Why Do Mexicans Build Roadside Memorials?
Dear Mexican: A few years ago, I moved to Tucson. In said city, I noticed there were little piles of stuff accumulated on the medians of the main roads. It looked like Dia de la Muertos paraphernalia—I'm not so gringo as to not know what's up. These piles of beads—sometimes big enough to have bikes—are obviously memorials to deceased family and friends. My question is this: Why the need to litter medians or roadsides?
Down Under, Mexicans Blow
Dear DUMB: "Paraphernalia"? I hope that's what you call the tombstones of your relatives—actually, I hope you don't because that just means you're even more of an insensitive baboso than you've already shown yourself to be. Primeramente, despite the strenuous efforts of hipsters, Día de los Muertos (that last word is masculine—hence, the use of the masculine singular definite article el instead of the la you used. How gringo of you!) is actually a solemn holiday—everything used for a display has a personal meaning not easily purchased at Party City. As I've written before, Mexicans have a far-more-cordial relationship with Death than gabachos, so descansos commemorating accidents can stay up for years in Mexican neighborhoods, and people don't get their chonis in a bunch like you have. How is remembering someone "littering"? As long as it's not on private property, why does a roadside memorial bother you? May a pigeon perch on your cenotaph!
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Dear Mexican: There seem to be a lot of questions about your take on what's Mexican and why Mexicans do this or do that—my question is on heritage, Mr. Mexicano. My last name, Anguiano, is from a little village in Spain. I notice how it sounds and how it seems to be closely related to Arabic. I learned that Arabs came to Spain at one time—could there be a chance that all Mexicans originated from Arabic peeps? I don't know much—just like to have your take on it.
Askin' Arellano About Anguiano
Dear AAAA: You don't know much? You at least know your surname is habitational, which is more than most Mexis know about their apellido. And you also know the Moors invaded Spain and infiltrated supposedly pure-Spanish bloodlines far and wide. But Arabic heritage only went so far—yes, we worship a virgin with a partly Arabic name, but Anguiano's home province of La Rioja was part of al-Andalus for only a few centuries until retaken by Spaniards in the 10th Century. That's when the word "Anguiano" first entered Hispanic chronicles, and the name for the village of the same name was chosen specifically because of its Latin origins—those are lost to history, but we can safely assume it had something to do with snakes, since the word angui is the singular form of snake in Latin. Maybe Anguiano means "snake man"? Eh, post hoc pendejo propter hoc.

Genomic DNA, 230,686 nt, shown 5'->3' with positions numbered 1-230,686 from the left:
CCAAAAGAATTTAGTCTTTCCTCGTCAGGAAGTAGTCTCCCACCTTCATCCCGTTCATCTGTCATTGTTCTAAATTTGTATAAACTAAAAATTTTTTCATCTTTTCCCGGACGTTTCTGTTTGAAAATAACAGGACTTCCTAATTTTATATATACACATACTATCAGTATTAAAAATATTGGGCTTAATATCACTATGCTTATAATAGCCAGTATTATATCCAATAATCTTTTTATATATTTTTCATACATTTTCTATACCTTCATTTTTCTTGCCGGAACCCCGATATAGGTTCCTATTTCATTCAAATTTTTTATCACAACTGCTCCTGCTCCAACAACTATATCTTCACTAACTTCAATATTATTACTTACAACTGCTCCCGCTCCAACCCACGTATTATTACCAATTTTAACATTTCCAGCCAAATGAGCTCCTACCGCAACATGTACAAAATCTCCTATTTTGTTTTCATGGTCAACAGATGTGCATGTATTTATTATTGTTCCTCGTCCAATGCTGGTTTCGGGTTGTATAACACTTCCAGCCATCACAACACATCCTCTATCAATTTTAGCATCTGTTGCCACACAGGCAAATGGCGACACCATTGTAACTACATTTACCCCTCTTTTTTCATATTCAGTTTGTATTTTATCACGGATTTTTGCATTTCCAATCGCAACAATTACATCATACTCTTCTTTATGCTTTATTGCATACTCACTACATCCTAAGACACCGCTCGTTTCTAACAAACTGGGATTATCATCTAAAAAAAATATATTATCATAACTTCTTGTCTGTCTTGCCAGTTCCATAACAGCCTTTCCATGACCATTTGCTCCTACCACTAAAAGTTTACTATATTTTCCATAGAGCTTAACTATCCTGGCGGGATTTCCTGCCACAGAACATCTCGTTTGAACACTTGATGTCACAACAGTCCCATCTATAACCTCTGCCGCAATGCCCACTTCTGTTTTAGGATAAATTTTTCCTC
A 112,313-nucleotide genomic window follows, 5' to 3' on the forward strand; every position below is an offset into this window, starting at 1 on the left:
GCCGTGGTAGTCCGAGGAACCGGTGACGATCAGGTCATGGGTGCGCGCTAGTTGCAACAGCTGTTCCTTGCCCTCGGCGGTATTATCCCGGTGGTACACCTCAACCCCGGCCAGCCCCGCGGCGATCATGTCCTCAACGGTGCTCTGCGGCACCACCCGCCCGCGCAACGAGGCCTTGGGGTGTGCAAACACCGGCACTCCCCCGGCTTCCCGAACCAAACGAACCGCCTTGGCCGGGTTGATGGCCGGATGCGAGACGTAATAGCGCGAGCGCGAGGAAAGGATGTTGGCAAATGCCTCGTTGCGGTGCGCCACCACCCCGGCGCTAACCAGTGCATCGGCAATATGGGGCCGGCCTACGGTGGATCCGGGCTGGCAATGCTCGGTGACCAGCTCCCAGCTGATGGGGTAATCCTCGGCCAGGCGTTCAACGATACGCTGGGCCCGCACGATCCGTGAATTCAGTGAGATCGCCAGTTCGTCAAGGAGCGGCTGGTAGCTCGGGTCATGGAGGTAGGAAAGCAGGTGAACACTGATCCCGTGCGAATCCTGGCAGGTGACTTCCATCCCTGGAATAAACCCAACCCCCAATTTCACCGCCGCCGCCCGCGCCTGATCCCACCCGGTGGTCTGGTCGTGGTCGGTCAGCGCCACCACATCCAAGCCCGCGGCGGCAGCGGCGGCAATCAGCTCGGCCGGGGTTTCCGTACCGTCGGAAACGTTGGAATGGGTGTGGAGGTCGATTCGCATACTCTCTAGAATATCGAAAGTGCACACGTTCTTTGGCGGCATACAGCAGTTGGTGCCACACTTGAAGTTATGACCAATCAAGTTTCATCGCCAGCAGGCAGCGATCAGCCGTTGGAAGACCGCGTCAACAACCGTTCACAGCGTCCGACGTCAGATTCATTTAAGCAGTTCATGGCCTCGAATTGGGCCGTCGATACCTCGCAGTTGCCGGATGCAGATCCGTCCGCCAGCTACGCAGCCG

GOOD MEXICAN OF THE WEEK: La Bloga is the country's premier Chicano literary blog, a rotating collection of authors that reviews books, pens essays and original works, reports on news, posts interviews with authors, and shows the world America's rich Chicano/Latino literary traditions. I'd be remiss in this plug if I didn't mention one of the contributors: Daniel Olivas. His recently released The Book of Want by the University of Arizona Press is a fantastic short novel chronicling the lives of a family just like any other gabacho clan—except it's Mexican and its matriarch visits from the other side. Run, DUMB! Bookmark labloga.blogspot.com and read diario!
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